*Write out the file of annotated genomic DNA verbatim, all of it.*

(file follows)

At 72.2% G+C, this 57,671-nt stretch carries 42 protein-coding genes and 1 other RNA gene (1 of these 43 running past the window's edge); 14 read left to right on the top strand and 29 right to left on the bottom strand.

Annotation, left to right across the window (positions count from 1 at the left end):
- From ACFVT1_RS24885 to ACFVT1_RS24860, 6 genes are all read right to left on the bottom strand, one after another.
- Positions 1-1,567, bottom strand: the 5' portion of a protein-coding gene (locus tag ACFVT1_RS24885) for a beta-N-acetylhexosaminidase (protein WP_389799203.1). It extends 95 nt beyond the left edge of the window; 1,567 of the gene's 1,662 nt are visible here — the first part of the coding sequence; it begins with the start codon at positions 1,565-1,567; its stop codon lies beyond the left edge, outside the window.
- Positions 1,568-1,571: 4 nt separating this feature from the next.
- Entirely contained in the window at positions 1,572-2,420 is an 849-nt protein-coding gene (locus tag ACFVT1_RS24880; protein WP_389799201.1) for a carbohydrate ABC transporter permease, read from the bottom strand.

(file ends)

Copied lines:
At 72.2% G+C, this 57,671-nt stretch carries 42 protein-coding genes and 1 other RNA gene (1 of these 43 running past the window's edge); 14 read left to right on the top strand and 29 right to left on the bottom strand.

Annotation, left to right across the window (positions count from 1 at the left end):
- From ACFVT1_RS24885 to ACFVT1_RS24860, 6 genes are all read right to left on the bottom strand, one after another.
- Positions 1-1,567, bottom strand: the 5' portion of a protein-coding gene (locus tag ACFVT1_RS24885) for a beta-N-acetylhexosaminidase (protein WP_389799203.1). It extends 95 nt beyond the left edge of the window; 1,567 of the gene's 1,662 nt are visible here — the first part of the coding sequence; it begins with the start codon at positions 1,565-1,567; its stop codon lies beyond the left edge, outside the window.
- Positions 1,568-1,571: 4 nt separating this feature from the next.
- Entirely contained in the window at positions 1,572-2,420 is an 849-nt protein-coding gene (locus tag ACFVT1_RS24880; protein WP_389799201.1) for a carbohydrate ABC transporter permease, read from the bottom strand.